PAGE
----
Showing posts with label Cooking. Show all posts
Showing posts with label Cooking. Show all posts

12 September, 2010

Tarnished Torai


The making of torai (sponge gourd or tori) is not as difficult as it may appear to some. That the idea of even embarking on as ridiculous a task as cooking the most pathetic of all vegetables may not appeal to your senses (gastronomic, cullinary or otherwise) is an emotion I can well comprehend. You may argue that no one in their senses would want to indulge in the seemingly useless activity of cooking something as banal and utterly uninspiring as the humble torai and perhaps I couldn't agree more. But anyone can make a great dish of the lissome  Bhindi or the Stuper Star Spud; our friendly potato. These limelight grabbers are pre-dispositioned to tickle the taste buds - they can't help being delicious. They are well-loved and have a dedicated mass of fans. They pirouette among the vegetables in the market, willing you to buy them, promising sumptuous meals of mouth-watering glee.

But what of the ignored Cucurbits? The Languishing Laukis (bottle gourd) and the Timid Tindas (Indian apple gourd). You turn up your nose at them. They are the taste bud tarnishers. With an appearance so unappealing one can barely imagine the horrors they could unleash in your gut. They are so watery! Wasn't such aqueous consistency reserved for things of dubious character? And even the spices, no matter of which exotic descent, retaliate in sheer disgust at these Cumbersome Cucurbits, refusing to grace them with any flavour. Who would want to associate with the scum of the vegetable world? The undisputed untouched outcasts. 

But making a good thing  better is mediocrity. Adopting the unloved is what my gracious soul sought to accomplish. And so I took up the cause of the torai: shunned and unloved. I tried to salvage the reputation of the Tarnished Torai. Which I did. With aplomb. The proof of the Torai is, of course, in the Tasting. And what a splendid taste it had! If I must say so myself. But then with these potatoes putting on such audacious performances, one has to blow one's trumpet. Loud and clear. After all, it is for the humble torai I speak.

27 January, 2008

Rape of the Senses Part II

The women of the house were away. The man and the girls were to fend for themselves. :O It was kalyug indeed. And a fearful one at that. The women had left reluctantly, fearing to find their family emaciated and ravenous on their return. The man was fearful of what he was going to have to put in his mouth the following week. He had suffered the onslaught of the girls' previous cullinary experiments with feigned bravado. The mere thought of a rerun made his taste buds curl in retaliation.


The girls themselves were scared of the daunting task ahead of them. Three meals a day! All edible, at least to some extent. Breakfast was easy, rustle up a few fruits, bread and cheese and some milk. That couldn't be Herculean. Little did they know. The milk boiled over ofcourse. The cheese was the one thing the women had told them to buy. With nothing to serve the bread with, they plastered some jam onto the on-the-verge-of-cinder slices. Didn't they know the man didn't eat jam?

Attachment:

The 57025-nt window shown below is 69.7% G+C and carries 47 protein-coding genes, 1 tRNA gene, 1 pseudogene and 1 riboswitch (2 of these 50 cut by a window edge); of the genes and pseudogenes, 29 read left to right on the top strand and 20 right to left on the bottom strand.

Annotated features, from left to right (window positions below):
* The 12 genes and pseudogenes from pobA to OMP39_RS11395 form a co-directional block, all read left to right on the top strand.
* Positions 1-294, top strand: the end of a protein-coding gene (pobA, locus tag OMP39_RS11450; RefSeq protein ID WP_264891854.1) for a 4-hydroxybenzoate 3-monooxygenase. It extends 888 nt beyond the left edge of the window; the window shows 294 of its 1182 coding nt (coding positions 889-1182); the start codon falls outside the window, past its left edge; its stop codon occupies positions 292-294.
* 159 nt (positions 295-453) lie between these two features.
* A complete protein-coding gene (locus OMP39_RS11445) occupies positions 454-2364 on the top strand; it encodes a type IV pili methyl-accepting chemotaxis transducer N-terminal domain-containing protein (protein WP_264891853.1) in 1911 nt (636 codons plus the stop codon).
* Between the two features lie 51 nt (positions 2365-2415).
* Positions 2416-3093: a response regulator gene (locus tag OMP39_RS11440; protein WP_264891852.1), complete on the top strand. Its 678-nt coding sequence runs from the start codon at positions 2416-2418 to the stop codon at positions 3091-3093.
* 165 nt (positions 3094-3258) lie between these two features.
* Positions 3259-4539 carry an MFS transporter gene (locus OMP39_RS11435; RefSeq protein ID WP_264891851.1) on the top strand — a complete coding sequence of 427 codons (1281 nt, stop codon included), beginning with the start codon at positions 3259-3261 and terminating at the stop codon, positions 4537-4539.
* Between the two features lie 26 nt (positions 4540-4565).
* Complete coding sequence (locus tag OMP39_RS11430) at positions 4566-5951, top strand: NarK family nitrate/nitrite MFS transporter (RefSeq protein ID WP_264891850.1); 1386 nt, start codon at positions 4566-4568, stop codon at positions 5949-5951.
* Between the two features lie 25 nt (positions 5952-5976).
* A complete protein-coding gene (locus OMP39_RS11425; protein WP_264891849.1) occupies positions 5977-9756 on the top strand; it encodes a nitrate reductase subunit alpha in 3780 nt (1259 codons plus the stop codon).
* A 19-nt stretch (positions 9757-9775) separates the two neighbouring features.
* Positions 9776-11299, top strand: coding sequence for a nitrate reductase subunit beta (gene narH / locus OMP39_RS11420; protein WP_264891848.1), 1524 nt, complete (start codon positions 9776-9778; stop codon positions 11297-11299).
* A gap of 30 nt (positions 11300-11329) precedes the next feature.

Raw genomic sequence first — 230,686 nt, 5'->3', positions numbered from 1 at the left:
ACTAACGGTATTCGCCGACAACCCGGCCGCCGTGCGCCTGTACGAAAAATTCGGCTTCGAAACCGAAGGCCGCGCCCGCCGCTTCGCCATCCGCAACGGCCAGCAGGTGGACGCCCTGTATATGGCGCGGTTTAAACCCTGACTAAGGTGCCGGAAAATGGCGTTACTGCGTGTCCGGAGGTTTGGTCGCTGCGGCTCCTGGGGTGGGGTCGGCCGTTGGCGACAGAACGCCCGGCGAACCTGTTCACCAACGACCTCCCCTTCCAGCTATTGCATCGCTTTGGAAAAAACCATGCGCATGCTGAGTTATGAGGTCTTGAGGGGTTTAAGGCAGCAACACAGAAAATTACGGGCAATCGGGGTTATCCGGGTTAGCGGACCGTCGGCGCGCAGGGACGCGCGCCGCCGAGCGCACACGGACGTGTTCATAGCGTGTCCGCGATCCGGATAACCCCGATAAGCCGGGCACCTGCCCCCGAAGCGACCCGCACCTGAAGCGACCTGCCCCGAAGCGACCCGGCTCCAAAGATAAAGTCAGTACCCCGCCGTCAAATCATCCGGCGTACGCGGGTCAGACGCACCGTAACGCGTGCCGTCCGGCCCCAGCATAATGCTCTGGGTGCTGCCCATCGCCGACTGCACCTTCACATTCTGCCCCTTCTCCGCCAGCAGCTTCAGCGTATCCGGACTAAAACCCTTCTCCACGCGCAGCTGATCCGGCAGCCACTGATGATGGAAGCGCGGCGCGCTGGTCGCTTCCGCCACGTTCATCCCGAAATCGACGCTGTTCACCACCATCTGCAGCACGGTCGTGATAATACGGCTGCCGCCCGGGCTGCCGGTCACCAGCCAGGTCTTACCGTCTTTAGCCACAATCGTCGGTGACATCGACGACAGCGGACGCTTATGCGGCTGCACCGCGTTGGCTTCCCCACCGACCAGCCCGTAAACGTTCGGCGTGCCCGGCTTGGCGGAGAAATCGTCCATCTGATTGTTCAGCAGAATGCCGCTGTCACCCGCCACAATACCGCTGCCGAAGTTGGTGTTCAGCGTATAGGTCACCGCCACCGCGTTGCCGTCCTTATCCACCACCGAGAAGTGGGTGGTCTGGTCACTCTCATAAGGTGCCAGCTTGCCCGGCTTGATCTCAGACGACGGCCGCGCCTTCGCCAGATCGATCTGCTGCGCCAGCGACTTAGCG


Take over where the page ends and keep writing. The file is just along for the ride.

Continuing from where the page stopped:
"Come on who doesn't eat jam?" exclaimed Girl 1.

"I don't", replied Girl 2. Gaah.

The bigger meals came and disappeared with more significant mishaps, ruinous remains of perfectly innocent gobhis and baigans, and two harried souls. The man smiled amusedly at the antics in the kitchen: shrieks of horror, oh-my-gods, sighs of relief, blame games, tasting sessions followed by lengthy comments and advice on how to save the meal at hand. There were heated arguments at every stage of the process. Should the beans be cut into one inch cylinders or one centimeter cylinders? The units were crucial. Should we cook in oil or ghee? Now that we have too much water in the rice, should we just drain it off or keep it on the fire and let it dry up? See I told you we shold drain it, now the rice is all gooey. Hey we could turn it into kheer. Ya sure. The daal has been pressure cookered beyond recognition. Do you think the man will notice? And thus went on the tirade of whose question is more calamitous and thus elicits an immediate response.

Anyway.

If the cauliflower was put in the middle it would've actually looked like the tricolour. Interesting. The award for finest artistic chopping of coloured cubes goes to Girl 1. Girl 2 was busy getting mesmerized by the colours.

Cooking is a colourful activity. A rape of the senses. Pour in the oil. Watch it make designs on the bottom of the pan. Let it heat. A handful of mustard seeds get thrown in, sputtering in delight to be reunited with their long lost cholestrolic friend (reminiscint of the relationship Q shares with U in a game of Scrabble). The chishhhh sound as you empty out the cabbage into the pot. The smell of its wholesome greenery simmering over the now quiet mustard seeds. The yellow and red powders sprinkled in generous abandon. Adding colour, tingling in their hued flavours. A cook is a magician at work. Hands work tirelessly - sometimes with lazy precision, sometimes in hasty circles; slicing, grating, creating, redoing. A spoon is lifted to the mouth. You taste your concoction. The broth needs tang your mind says. The smells urge your nose to have an opinion. You smile, you frown, you wonder and make-up. You prompt, you pre empt.

A week later the girls were found with their legs propped up gorging on humungous pizzas. Ordered ofcourse.

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